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The city home of both education and culture


Queen's University
Belfast Botanic Gardens
Lyric Theatre
Belfast Festival
This is the southern-most of Belfast's four quarters. In the early 19th century, most of it was nothing but farmland. Queen's University, from which the area takes its name, only came into being later on. The transformation began when a few rich merchants began to build large town houses here. In 1849 it was deemed an appropriate location for the Queen's College, a new centre of education in Belfast. This soon evolved into the huge facility in place today. Altogether, it educates around 25,000 students. Well-known graduates include Seamus Heaney, the Nobel Prize-winning poet, and many of Northern Ireland's senior political figures.
The university's central hub is the Lanyon building. Its tall tower was based on Magdalene College in Oxford. Just inside the main entranceway is a statue of Galileo, the famous philosopher and physicist. He seems deep in thought, but some students have noticed a trick of light that makes it look a bit like he's winking. This happens just once a day, at precisely 11 minutes past 11.
The building's named after its architect, Charles Lanyon, an Englishman who had a huge effect on Northern Ireland. He helped build the Antrim Coast Road, which has since become known as the UK's best drive. Elsewhere in the Queen's Quarter, he designed a huge cast iron glasshouse called "Palm House". It was one of the first of its kind in the world. As the central attraction of the Belfast Botanic Gardens, it's crammed with all sorts of unusual plants, most notably an Australian lily that's 11 metres tall!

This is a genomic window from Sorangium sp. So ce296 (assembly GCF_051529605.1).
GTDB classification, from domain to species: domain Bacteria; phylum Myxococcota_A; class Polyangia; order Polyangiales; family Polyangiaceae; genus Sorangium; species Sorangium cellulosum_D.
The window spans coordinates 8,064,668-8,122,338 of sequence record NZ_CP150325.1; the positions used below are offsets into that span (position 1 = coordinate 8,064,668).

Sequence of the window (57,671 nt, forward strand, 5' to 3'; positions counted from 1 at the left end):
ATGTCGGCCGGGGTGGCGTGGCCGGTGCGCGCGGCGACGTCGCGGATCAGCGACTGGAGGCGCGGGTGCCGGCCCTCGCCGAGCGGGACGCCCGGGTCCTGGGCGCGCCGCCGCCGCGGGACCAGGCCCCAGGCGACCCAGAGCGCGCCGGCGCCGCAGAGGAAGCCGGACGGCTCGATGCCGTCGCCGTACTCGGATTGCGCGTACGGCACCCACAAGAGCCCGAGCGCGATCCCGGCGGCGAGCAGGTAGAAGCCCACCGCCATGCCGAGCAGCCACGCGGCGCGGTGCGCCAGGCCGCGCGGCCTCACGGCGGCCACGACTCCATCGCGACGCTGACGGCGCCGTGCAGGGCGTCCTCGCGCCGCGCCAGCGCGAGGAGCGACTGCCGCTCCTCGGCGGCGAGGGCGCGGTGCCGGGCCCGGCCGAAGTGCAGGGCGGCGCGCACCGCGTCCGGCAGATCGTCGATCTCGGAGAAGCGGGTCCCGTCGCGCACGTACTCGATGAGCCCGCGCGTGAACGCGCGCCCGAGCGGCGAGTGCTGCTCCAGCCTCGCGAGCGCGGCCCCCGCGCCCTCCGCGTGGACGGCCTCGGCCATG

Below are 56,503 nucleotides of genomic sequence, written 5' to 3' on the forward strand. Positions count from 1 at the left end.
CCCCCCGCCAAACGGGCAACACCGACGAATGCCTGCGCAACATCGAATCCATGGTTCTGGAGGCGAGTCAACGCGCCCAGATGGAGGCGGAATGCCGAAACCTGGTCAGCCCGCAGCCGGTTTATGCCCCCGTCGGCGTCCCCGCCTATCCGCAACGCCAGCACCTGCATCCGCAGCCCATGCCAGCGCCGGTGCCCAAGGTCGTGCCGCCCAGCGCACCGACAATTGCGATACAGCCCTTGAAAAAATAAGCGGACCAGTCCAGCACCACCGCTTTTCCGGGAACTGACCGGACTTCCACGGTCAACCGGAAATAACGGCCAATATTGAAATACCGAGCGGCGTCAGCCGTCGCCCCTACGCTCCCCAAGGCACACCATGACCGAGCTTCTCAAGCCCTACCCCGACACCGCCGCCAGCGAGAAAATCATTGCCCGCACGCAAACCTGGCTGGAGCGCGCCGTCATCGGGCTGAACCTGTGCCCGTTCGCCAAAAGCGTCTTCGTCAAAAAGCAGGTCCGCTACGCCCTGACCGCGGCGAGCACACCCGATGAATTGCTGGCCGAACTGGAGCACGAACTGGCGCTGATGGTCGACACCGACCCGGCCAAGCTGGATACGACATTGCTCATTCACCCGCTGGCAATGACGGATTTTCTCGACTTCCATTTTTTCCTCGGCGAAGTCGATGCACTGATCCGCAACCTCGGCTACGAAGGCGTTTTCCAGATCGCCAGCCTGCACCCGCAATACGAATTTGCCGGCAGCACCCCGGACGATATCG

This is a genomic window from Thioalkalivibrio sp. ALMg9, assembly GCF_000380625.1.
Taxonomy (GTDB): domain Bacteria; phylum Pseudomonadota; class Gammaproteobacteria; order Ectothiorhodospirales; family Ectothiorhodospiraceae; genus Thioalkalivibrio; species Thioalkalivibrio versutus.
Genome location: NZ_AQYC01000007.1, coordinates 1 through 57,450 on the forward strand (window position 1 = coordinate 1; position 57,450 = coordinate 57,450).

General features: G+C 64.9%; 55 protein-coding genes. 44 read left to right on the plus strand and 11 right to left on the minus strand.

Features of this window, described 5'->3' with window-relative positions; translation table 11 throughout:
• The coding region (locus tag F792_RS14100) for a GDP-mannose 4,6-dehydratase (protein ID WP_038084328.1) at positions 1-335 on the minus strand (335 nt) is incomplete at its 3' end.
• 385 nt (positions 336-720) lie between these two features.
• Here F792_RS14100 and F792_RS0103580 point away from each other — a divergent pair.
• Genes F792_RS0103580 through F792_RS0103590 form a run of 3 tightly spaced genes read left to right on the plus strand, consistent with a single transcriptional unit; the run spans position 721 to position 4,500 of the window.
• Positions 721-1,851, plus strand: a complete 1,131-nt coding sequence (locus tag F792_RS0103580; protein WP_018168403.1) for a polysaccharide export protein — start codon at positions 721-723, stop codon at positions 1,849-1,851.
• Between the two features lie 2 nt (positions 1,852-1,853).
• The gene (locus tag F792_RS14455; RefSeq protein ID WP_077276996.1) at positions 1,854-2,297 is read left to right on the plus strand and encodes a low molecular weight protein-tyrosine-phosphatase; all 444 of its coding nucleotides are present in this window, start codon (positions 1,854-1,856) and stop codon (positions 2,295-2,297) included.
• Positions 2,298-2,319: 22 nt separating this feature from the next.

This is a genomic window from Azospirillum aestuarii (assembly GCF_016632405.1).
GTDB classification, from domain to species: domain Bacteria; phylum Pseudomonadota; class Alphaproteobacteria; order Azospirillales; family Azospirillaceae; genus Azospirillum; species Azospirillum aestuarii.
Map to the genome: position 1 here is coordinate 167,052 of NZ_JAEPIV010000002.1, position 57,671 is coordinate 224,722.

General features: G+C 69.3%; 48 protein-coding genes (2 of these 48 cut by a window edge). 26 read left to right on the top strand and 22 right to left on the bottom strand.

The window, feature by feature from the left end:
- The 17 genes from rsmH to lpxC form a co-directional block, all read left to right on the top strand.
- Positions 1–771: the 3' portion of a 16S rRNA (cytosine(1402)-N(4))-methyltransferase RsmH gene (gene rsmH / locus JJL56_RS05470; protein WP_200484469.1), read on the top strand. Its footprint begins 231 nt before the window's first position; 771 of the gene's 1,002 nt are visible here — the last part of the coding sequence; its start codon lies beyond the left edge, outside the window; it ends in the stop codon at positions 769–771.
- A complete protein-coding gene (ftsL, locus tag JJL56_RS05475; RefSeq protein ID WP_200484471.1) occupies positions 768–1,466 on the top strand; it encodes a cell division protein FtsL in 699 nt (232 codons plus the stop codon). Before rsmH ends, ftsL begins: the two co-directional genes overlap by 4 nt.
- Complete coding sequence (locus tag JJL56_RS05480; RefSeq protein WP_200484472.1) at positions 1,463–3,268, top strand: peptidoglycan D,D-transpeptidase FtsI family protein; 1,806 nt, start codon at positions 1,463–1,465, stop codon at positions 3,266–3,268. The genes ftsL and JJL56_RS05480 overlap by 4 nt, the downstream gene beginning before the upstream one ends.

The garden's other glass house - the Tropical Ravine - is a more recent construction. Its unusual design recreates a real ravine, transplanted from some exotic country thousands of miles away. Visitors can gaze into its depths from a raised balcony on either side.
As a university district, the Queen's Quarter is naturally influenced by its population of smart young people. They've helped transform this into Belfast's brightest cultural district. A key part of the scene is the Lyric Theatre. After being established in 1951, it has acted as a training ground for such famous actors as Liam Neeson. A recent redevelopment, which transformed the main auditorium and added a smaller performance space, cemented the theatre's place at the centre of Belfast's acting world.
A similarly important establishment is the Queen's Film Theatre. After benefiting from a similar refurbishment, this is now the biggest cultural cinema in all of Ireland. It hosts the majority of April's annual Belfast Film Festival, which has grown from its modest beginnings in the mid-90s to a popular city-wide event. When films aren't being screened at cinemas, they're being shown in all sorts of weird places, like churches, boats and castles.
An even bigger occasion on the city's calendar is the Belfast Festival at Queen's, hosted every autumn by the university. Over its half-decade of history, it has grown into the biggest arts festival in the country. It covers all genres and styles, from literature to comedy.
Of course, students don't spend every minute of their time being creative. Another symptom of their presence is the large number of bars and clubs scattered throughout each corner of the Queen's Quarter. Restaurants and cafes are similarly omnipresent.
Shoppers, meanwhile, will be pleased to find that every street in the Quarter has its own distinct character. Botanic Avenue stocks a more unusual range of gifts and accessories, while antique hunters should head for Donegall Pass. The fanciest street of all is The Lisburn Road. Its endless selection of designers clothes will brighten up any wardrobe and put a dent in any wallet. It's known as "Belfast's Bond Street", and is arguably the busiest mile of retail space in Northern Ireland.
Visitor Information
Belfast Tourist Information Centre, 47 Donegall Place, BT1 5AD. Tel: 028 9024 6609
Belfast Botanic Gardens are open daily, April to August, until 9pm (shorter opening times at other times). Entry is FREE. College Park, Botanic Avenue, Belfast, BT7 1LP Tel: 028 9031 4762

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